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Laravel Sanctum 101: A Developer’s Guide to Easy Authentication

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Laravel Sanctum is an authentication system for SPAs (Single Page Applications), mobile applications, and basic token-based APIs. It is designed to be simple and developer-friendly, which makes it a preferred choice for handling API authentication in Laravel applications.

We will take a closer look at Laravel Sanctum and explore its features, setup, and usage in depth. So let’s get into it.

Key Features of Laravel Sanctum

Here are some of the standout features of Laravel Sanctum that highlight why you should consider using this tool to simplify authentication.

Token-Based Authentication

Sanctum allows users to issue API tokens without the complexity of OAuth. These tokens can be scoped, restricting the actions they can perform. This is particularly useful for managing API access for different parts of your application or for external services.

SPA Authentication

For SPAs, Sanctum uses cookie-based session authentication, which allows your JavaScript front end to authenticate using the same Laravel session cookies. This approach provides a seamless and secure authentication mechanism for SPAs.

CSRF Protection

Sanctum offers robust CSRF protection for your application. When using Sanctum, your API requests are protected against CSRF attacks, ensuring the security of your application.

How to Install Laravel Sanctum?

Setting up Sanctum is quite simple in Laravel 11, with this simple Artisan command:

php artisan install:api

Using Sanctum for API Token Authentication

To issue a token to a user, first, you need to update the User model:

class User extends Authenticatable
{
      use HasApiTokens, HasFactory, Notifiable;
}

Creating token:

$token = $request->user()->createToken($request->token_name);

return ['token' => $token->plainTextToken];

Revoking tokens:

// Revoke all tokens...
$user->tokens()->delete();
// Revoke the token that was used to authenticate the current request...
$request->user()->currentAccessToken()->delete();
// Revoke a specific token...
$user->tokens()->where('id', $tokenId)->delete();

Token Scopes

Tokens can have scopes that define their permissions. When creating a token, you can specify the scopes:

$token = $user->createToken('token-name', ['view-posts', 'create-posts'])
->plainTextToken;

You can then check the token’s scopes in your routes or controllers:

if ($user->tokenCan('create-posts')) {
   // ...
}

Protecting Routes with Laravel Sanctum

Sanctum provides powerful middleware to check incoming requests if it is authenticated and have the token ability:

use Laravel\Sanctum\Http\Middleware\CheckAbilities;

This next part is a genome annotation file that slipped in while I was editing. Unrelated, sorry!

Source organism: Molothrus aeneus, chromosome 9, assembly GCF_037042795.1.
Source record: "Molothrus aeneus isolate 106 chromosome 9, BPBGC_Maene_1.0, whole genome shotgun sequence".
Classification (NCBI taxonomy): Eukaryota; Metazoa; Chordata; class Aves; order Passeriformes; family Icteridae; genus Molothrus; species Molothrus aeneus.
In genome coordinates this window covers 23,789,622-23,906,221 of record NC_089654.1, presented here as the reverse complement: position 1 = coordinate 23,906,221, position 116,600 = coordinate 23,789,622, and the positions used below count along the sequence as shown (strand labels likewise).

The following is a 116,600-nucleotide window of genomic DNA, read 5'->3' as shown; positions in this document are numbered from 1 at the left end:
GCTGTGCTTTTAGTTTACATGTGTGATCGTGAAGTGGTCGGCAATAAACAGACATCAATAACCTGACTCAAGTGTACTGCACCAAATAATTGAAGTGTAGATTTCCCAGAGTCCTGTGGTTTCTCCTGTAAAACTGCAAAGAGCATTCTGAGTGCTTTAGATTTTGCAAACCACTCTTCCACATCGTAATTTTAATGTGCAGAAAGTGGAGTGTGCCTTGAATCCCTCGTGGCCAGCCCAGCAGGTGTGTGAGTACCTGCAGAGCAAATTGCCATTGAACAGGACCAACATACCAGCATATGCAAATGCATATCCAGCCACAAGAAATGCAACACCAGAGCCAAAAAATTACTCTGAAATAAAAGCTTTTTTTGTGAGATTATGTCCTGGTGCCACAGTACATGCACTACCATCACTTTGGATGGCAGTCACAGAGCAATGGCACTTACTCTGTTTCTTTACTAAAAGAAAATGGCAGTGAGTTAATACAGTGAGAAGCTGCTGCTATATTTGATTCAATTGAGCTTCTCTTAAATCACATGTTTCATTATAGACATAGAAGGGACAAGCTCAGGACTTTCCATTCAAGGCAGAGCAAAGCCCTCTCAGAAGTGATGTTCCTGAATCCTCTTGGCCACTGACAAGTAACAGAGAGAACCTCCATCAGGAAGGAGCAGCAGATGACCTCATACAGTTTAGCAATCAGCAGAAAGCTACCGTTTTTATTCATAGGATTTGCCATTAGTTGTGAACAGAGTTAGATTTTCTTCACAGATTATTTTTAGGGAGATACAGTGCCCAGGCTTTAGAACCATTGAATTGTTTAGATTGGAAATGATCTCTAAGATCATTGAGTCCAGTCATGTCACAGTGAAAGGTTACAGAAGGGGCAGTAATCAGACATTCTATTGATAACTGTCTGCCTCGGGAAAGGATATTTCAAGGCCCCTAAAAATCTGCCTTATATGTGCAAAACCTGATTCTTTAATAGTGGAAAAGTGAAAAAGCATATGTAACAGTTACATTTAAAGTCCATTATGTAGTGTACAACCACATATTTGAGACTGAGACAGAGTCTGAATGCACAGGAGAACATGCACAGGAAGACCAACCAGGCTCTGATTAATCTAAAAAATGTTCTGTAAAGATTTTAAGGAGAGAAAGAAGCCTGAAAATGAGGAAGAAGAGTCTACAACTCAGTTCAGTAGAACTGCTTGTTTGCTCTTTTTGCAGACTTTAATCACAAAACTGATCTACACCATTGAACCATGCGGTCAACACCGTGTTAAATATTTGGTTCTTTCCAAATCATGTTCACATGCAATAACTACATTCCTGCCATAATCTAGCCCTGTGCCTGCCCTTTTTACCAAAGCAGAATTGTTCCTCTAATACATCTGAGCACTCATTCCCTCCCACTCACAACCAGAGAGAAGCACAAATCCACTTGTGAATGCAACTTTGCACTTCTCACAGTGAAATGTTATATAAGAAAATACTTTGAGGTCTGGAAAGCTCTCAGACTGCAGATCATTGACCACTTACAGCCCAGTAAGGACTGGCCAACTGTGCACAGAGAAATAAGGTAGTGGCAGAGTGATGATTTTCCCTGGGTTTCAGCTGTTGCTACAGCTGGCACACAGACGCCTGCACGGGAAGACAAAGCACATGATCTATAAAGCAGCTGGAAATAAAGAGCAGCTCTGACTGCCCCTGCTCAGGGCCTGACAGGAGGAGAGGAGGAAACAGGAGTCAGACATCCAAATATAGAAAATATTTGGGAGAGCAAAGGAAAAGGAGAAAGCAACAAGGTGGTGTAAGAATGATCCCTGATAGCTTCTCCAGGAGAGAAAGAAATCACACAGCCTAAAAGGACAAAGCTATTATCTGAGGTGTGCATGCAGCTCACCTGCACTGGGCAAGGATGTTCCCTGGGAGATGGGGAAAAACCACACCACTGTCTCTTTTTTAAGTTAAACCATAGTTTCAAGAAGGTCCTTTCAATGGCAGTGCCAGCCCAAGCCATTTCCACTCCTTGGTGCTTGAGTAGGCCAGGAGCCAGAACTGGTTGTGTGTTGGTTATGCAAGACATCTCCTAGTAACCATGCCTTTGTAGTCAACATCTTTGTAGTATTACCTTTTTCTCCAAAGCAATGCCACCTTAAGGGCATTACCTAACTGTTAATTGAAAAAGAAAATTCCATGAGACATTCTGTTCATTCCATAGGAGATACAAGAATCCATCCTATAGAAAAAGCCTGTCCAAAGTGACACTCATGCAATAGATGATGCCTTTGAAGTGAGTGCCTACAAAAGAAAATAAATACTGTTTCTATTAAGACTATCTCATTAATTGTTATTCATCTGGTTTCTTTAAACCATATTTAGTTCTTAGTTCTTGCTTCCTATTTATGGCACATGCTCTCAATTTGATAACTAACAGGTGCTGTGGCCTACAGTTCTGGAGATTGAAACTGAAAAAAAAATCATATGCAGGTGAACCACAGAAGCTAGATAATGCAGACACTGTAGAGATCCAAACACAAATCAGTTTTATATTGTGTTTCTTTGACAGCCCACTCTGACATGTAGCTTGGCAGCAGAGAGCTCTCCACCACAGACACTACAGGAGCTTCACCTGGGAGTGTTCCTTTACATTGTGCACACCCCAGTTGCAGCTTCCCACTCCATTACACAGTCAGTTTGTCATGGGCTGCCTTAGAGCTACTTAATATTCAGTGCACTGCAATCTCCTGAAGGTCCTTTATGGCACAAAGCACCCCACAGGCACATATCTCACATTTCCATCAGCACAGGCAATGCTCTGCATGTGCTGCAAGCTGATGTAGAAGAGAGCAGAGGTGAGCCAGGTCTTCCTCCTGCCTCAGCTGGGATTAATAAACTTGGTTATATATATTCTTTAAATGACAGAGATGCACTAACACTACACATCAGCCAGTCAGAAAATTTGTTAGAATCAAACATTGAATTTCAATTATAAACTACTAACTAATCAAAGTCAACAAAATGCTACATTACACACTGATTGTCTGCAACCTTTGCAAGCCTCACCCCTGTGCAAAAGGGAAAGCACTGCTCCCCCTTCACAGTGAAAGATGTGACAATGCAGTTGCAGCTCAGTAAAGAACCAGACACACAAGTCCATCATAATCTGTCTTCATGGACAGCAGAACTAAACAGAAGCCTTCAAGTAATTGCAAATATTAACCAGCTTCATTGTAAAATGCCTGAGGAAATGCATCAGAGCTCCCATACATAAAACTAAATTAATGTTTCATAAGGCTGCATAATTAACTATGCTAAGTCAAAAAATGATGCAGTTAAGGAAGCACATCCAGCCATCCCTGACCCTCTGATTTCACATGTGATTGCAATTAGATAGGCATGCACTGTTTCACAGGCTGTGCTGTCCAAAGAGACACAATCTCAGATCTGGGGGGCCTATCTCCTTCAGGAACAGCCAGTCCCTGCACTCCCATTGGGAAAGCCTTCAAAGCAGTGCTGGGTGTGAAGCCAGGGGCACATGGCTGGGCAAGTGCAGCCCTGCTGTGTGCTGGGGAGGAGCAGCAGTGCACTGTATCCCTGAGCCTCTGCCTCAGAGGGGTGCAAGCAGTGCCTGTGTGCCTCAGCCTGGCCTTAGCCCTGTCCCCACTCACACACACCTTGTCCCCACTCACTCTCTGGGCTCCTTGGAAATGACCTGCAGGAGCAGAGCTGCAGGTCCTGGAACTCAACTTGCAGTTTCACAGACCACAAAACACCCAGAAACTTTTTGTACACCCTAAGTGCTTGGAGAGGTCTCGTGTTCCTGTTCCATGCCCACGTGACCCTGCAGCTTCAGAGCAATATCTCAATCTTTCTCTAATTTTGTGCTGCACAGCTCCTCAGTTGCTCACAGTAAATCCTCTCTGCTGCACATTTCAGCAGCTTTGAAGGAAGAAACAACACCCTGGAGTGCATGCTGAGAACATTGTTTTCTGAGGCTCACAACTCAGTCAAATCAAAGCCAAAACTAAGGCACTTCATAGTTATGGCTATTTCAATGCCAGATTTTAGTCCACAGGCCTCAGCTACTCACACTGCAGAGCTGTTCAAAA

use Laravel\Sanctum\Http\Middleware\CheckForAnyAbility;
 
->withMiddleware(function (Middleware $middleware) {
    $middleware->alias([
        'abilities' => CheckAbilities::class,
        'ability' => CheckForAnyAbility::class,
    ]);
})

To protect routes, you should use the auth:sanctum and ability (abilities) middleware:

Route::middleware(['auth:sanctum', 'abilities: create-post'])
    ->post('/posts/create', function (Request $request) {
        //
    });

The difference between ability and abilities is quite simple:

  • ability middleware checks if the token has at least one ability
  • abilities middleware checks if the token has every listed ability

SPA Authentication

For SPAs, you need to set up session-based authentication. Typically, you will have a login route that your SPA will use to authenticate:

Route::post('/login', function (Request $request) {
    $credentials = $request->only('email', 'password');

    if (Auth::attempt($credentials)) {
        $request->session()->regenerate();
        return response()->json(['message' => 'Logged in successfully']);
    }

    return response()->json(['message' => 'Invalid credentials'], 401);
});

After logging in, your SPA can make authenticated requests using the session cookie.

Handling in frontend

When issuing a request for the sanctum route, first, you need to make a request on /sanctum/csrf-cookie to init CSRF protection:

axios.get('/sanctum/csrf-cookie').then(response => {
    axios.post('/login', {
        email: 'user@example.com',
        password: 'password'
    }).then(response => {
        // Handle successful authentication
    }).catch(error => {
        // Handle authentication failure
    });
});

Final Thoughts on Laravel Sanctum

Laravel Sanctum provides a simple yet powerful solution for API token management and SPA authentication. Its ease of use, combined with Laravel’s robust features, makes it an excellent choice for developers looking to implement secure authentication mechanisms. It doesn’t matter whether you’re building an API, a mobile app, or a SPA; Laravel Sanctum offers the flexibility and simplicity you need to manage authentication effectively.

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